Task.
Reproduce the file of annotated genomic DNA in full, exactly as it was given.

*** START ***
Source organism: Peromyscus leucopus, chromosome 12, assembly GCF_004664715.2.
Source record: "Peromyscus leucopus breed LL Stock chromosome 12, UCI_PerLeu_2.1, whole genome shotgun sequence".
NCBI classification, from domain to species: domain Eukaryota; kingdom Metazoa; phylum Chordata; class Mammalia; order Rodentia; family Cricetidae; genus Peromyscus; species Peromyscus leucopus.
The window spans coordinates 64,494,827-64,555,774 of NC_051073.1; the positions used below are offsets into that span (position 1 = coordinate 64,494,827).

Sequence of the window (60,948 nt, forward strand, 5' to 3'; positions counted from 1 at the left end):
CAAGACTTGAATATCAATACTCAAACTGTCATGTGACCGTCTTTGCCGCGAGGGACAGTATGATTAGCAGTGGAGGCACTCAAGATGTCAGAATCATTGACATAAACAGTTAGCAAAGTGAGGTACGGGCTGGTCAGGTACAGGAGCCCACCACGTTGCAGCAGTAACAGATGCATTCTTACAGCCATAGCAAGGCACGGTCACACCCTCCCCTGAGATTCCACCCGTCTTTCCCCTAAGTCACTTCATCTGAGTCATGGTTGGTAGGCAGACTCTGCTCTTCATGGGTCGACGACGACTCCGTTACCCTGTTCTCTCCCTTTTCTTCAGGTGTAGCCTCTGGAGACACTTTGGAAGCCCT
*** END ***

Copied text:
Source organism: Peromyscus leucopus, chromosome 12, assembly GCF_004664715.2.
Source record: "Peromyscus leucopus breed LL Stock chromosome 12, UCI_PerLeu_2.1, whole genome shotgun sequence".
NCBI classification, from domain to species: domain Eukaryota; kingdom Metazoa; phylum Chordata; class Mammalia; order Rodentia; family Cricetidae; genus Peromyscus; species Peromyscus leucopus.
The window spans coordinates 64,494,827-64,555,774 of NC_051073.1; the positions used below are offsets into that span (position 1 = coordinate 64,494,827).

Sequence of the window (60,948 nt, forward strand, 5' to 3'; positions counted from 1 at the left end):
CAAGACTTGAATATCAATACTCAAACTGTCATGTGACCGTCTTTGCCGCGAGGGACAGTATGATTAGCAGTGGAGGCACTCAAGATGTCAGAATCATTGACATAAACAGTTAGCAAAGTGAGGTACGGGCTGGTCAGGTACAGGAGCCCACCACGTTGCAGCAGTAACAGATGCATTCTTACAGCCATAGCAAGGCACGGTCACACCCTCCCCTGAGATTCCACCCGTCTTTCCCCTAAGTCACTTCATCTGAGTCATGGTTGGTAGGCAGACTCTGCTCTTCATGGGTCGACGACGACTCCGTTACCCTGTTCTCTCCCTTTTCTTCAGGTGTAGCCTCTGGAGACACTTTGGAAGCCCT